A beginner’s guide to packaged bank accounts
Packaged bank accounts give you certain extra benefits on top of what you might normally expect to get with a current account, but you will usually have to pay extra in return – so is it worth the monthly fee to get one of these accounts?
Well, as is often the case, it’s a balancing act between how much you have to pay to get and keep the benefits on any one account, and how much they are actually worth, not just on paper, but in practical terms to you.
Here we will look at what kind of extras you can sometimes get on a packaged bank account, and how likely you are to benefit directly from having them.
What you get with a packaged bank account
A packaged bank account might have another name, depending on how your bank have decided to market it.
In some cases they might call it a premium account and promote the extras as free perks, even though you will typically have to pay a monthly fee for them; in other cases it might be referred to as a reward account, again as though these extras you pay your monthly fee for are a kind of free bonus.
Just as the name can vary, so can the exact terms of the account, but it will usually involve extra products that apply to certain items and pastimes that are only loosely related to the account.
These may include:
- Car breakdown cover
- Mobile phone insurance
- ID fraud protection
- Travel insurance
- Better interest rates
- No-commission foreign currency
You might notice that these are mostly things that you can buy separately very cheaply, for example a gadgets insurance policy will likely cover your phone and other electronics too, and can cost from just a few pounds per month.
Importantly, many of them are the kinds of products and protection that you might already have elsewhere – such as cover for your phone on your home contents and breakdown cover on your existing car insurance policy.
A note about ID fraud protection
If you are given ID fraud protection as a bundled extra, read the terms and conditions very carefully. In general the banks already protect you against ID fraud that isn’t your fault, and an extra policy might do little to increase that protection.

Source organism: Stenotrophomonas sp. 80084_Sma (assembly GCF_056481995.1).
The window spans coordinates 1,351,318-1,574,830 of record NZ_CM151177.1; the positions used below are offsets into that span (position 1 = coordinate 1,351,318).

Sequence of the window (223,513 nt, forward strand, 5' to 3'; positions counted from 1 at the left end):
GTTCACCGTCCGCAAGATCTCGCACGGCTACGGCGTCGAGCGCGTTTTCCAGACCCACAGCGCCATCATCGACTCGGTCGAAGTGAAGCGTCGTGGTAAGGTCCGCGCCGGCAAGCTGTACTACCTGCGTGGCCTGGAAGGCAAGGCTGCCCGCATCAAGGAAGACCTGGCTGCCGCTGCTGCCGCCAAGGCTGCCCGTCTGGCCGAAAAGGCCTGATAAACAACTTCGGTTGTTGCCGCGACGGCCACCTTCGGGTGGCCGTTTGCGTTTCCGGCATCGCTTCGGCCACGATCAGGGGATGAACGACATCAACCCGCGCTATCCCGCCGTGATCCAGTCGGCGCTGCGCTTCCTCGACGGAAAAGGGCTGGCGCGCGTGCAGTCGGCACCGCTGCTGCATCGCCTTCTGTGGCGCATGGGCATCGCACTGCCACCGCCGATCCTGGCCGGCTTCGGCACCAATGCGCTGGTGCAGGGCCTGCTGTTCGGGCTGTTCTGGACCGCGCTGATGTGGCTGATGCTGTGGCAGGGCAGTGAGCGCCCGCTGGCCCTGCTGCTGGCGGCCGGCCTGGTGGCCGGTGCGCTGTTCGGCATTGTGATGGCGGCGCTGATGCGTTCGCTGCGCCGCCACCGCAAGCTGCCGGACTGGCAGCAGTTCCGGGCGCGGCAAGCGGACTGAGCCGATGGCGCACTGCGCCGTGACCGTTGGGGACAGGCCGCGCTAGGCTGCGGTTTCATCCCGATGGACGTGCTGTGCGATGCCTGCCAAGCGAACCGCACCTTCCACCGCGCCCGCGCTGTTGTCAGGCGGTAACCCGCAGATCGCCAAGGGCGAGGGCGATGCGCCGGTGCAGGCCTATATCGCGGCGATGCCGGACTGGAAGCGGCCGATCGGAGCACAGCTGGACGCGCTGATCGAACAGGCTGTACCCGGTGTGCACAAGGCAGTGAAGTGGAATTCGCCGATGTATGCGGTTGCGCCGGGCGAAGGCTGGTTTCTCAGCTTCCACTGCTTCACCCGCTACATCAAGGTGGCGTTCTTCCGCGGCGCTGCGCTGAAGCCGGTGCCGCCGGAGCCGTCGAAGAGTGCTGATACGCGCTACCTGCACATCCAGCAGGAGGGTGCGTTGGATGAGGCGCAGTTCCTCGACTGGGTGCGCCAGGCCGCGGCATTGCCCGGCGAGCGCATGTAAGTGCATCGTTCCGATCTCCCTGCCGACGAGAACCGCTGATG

Sometimes ID fraud services might include an option like registering all of your payment cards so that if you lose your purse or wallet, you call one single telephone number and they take care of cancelling all of your cards.
But again, how much of a benefit you really get from this kind of insurance product can be a very personal thing, and many people don’t really gain much extra safety or security at all.
Comparing bundled insurance
It’s not just about whether the monthly fee covers the cost of the added extras – if you were to buy them separately, you would probably look at several insurance policies and read the terms and conditions carefully before committing, so why would you let your bank dictate a single set of terms in this case?
When you look more closely, you might find that the level of cover you get with a bundled policy is pretty basic, and that you could actually get more value – and more protection overall – by arranging your own policy elsewhere.
On some accounts, you don’t even automatically get the extras until you individually request and activate them, which could leave you paying a monthly fee for features that aren’t even active.
Put on a packaged account by your bank?
Packaged bank accounts are not right for everyone – it really does depend on whether you will use a good number of the perks and benefits you get in exchange for the monthly fee – so your bank should not put you on one of these deals without your express permission first.
In some cases you might be moved to a premium account where there is no monthly fee, but where getting the extra benefits relies on you paying a minimum amount into the account each month or having your salary paid in.
With no direct cost to you upfront, you bank may be more likely to ‘upgrade’ you to this kind of account without asking for your permission – and it’s often very difficult to revert back to a normal current account once they do.
If you are moved without asking your permission AND you are charged a monthly fee, consider making a formal complaint, as you have effectively been sold a premium service you did not ask for or want.